Transformer literature

Discussion in 'Electronics Resources' started by mentaaal, Apr 29, 2008.

  1. mentaaal

    Thread Starter Senior Member

    Oct 17, 2005
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    Hey guys,

    I am finding that transformer theory is not very well explained (perhaps because it is a difficult subject but anyway.) i am trying to find some book or reference that explains the working of a transformer in great detail. I have real AAC's own info on transformers, and while being extremely useful i am looking for something a bit more detailed so i can get a better understanding.

    Could anyone point me in the right direction?

    Cheers
     
  2. mik3

    Senior Member

    Feb 4, 2008
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    Its better to search the internet for some information. Some authors explain something in a different way than others do. Some people understand better the one way and some other the other ways. The best think is to read many resources as take many explanations .
     
  3. Caveman

    Active Member

    Apr 15, 2008
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    I went through this at one point. What exactly are you looking to understand better? Is it a particular application or circuit?
     
  4. mentaaal

    Thread Starter Senior Member

    Oct 17, 2005
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    Ok caveman, thanks for offering your help. The following text is just a copy of an email i have sent to my lecturer detailing my problem.

    I am trying to understand flux in the core of a transformer. At present i understand the formula for voltage and flux.

    This is the way i see it for a potential transformer:
    The current in the primary multiplied by the number of turns causes a magnetomotive force in the core. The flux in the core is determined by the value of the reluctance by: mmf = reluctance*flux. I am deducing myself now that if the secondary is open circuited, the secondary coil appears as a large reluctance in the core inhibiting the flux to very low levels. This could explain why a potential transformer utilises very little power when unloaded as the flux is low and consequently the input current is low.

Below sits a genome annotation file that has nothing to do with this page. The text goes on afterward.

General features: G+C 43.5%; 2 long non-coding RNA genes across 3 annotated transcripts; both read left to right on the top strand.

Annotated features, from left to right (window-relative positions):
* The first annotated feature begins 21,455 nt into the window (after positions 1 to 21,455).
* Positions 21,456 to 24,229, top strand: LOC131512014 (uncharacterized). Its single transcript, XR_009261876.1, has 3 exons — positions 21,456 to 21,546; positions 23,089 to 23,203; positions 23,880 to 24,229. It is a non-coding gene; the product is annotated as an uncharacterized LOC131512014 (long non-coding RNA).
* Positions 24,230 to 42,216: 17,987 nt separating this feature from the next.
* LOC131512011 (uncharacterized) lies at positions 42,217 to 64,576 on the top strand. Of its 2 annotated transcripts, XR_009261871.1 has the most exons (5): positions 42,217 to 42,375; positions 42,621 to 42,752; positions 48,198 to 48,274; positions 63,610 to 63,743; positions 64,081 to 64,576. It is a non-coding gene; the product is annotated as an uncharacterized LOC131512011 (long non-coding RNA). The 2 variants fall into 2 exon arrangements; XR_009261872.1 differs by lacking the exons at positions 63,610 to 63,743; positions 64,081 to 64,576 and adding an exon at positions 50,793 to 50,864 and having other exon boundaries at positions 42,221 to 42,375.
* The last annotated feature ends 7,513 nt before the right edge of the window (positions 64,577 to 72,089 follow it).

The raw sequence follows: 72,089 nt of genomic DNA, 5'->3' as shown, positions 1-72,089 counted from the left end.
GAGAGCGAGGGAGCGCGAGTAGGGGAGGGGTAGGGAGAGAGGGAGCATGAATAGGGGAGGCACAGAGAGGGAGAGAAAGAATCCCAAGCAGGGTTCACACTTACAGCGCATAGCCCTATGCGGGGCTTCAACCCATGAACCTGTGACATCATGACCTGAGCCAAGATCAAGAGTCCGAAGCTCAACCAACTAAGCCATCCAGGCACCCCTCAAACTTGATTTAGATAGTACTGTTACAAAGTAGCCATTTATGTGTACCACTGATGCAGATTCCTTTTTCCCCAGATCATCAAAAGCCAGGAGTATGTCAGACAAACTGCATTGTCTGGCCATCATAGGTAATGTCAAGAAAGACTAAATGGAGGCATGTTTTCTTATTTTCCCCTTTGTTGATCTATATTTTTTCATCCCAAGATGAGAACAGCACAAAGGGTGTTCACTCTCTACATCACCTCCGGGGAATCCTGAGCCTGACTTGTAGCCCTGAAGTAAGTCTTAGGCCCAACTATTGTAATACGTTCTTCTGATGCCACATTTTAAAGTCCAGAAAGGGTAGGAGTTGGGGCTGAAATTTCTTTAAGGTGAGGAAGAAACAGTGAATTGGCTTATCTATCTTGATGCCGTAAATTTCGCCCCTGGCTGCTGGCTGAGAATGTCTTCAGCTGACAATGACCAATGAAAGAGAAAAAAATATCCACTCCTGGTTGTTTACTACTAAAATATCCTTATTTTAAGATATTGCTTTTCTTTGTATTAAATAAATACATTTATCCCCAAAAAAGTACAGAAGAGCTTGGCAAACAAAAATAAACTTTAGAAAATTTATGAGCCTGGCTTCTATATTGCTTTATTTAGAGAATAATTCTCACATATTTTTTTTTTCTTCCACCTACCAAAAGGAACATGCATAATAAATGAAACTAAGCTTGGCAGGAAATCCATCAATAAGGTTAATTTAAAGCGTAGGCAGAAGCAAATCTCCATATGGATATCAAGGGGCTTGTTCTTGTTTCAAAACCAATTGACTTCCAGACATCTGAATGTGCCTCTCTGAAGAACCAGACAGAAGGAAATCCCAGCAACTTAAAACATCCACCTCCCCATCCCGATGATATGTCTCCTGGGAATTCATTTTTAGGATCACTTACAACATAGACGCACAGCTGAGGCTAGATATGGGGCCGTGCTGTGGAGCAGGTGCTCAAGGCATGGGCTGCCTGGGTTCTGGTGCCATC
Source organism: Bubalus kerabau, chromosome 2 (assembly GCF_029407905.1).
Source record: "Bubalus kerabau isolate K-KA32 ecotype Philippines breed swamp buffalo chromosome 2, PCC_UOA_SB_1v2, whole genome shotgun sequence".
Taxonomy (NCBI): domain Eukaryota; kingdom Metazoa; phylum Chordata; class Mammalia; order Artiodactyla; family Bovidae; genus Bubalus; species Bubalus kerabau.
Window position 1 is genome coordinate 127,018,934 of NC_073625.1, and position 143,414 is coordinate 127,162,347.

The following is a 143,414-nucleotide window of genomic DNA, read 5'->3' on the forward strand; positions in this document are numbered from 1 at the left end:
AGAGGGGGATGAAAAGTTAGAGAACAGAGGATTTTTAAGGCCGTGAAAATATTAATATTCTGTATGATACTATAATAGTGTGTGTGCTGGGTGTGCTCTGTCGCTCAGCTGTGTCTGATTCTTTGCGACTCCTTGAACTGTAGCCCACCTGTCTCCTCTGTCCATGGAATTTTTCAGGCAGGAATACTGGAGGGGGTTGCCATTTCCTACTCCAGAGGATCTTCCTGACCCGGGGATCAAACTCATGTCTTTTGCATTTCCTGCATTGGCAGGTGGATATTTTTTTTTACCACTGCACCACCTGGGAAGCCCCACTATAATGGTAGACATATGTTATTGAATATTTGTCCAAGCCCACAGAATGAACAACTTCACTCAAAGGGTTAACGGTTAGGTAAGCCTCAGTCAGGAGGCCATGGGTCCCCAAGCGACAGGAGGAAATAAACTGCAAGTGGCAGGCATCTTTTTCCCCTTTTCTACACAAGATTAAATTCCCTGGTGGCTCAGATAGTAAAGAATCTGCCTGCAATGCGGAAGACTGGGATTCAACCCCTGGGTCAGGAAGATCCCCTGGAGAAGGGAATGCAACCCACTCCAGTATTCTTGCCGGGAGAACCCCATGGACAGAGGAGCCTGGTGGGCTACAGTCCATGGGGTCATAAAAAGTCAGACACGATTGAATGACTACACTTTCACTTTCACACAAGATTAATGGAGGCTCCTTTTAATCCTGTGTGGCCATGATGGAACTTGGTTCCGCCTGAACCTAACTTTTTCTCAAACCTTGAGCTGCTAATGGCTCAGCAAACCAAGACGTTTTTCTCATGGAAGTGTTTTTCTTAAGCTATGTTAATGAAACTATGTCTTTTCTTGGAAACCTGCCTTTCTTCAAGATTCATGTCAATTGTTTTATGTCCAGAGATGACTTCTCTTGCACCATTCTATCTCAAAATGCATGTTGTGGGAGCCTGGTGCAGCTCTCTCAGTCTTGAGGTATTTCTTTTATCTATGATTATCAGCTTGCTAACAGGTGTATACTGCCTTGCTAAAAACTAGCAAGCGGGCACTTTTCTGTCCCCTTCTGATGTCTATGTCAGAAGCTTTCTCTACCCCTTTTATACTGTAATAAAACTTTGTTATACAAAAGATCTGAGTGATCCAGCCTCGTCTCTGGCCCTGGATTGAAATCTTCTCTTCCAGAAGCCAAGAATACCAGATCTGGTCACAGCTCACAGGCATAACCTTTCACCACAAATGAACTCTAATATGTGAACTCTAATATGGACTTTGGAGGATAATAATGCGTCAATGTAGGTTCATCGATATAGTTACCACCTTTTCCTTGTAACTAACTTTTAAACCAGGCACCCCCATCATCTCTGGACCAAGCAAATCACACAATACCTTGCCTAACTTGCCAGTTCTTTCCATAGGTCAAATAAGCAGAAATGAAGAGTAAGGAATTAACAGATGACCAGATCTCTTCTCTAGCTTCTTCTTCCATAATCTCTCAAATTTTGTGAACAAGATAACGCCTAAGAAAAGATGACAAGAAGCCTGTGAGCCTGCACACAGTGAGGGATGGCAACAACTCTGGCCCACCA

This could also explain why a current transformer's secondary coil should never be open circuited with the primary powered as the large reluctance introduced by the open circuit secondary will impede the flow of flux. As the formula for flux is the amount of current through the conductor multiplied by the number of turns, if the flux is impeded, then so too will the primary current. This drops the supply voltage across the current transformer as the current transformer will then appear to be a large impedance which is hazardous for obvious reasons.

    The reason why i am asking this is because some people have told me that the flux in a transformer doesnt change and others have told me that it is dependant on how loaded the transformer is. Is my line of thinking above correct?
     
  5. Caveman

    Active Member

    Apr 15, 2008
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    Going back to basic principles (Ampere's law), the flux in the core is simply related to the current flowing in the windings around the core. But note that this is all of the current flowing through the core, primary and secondary. And each is weighted by the number of turns.

    I actually just realized that this means that an ideal transformer that is loaded has no stored energy, ie. no flux. Never thought about it like that. Seems weird.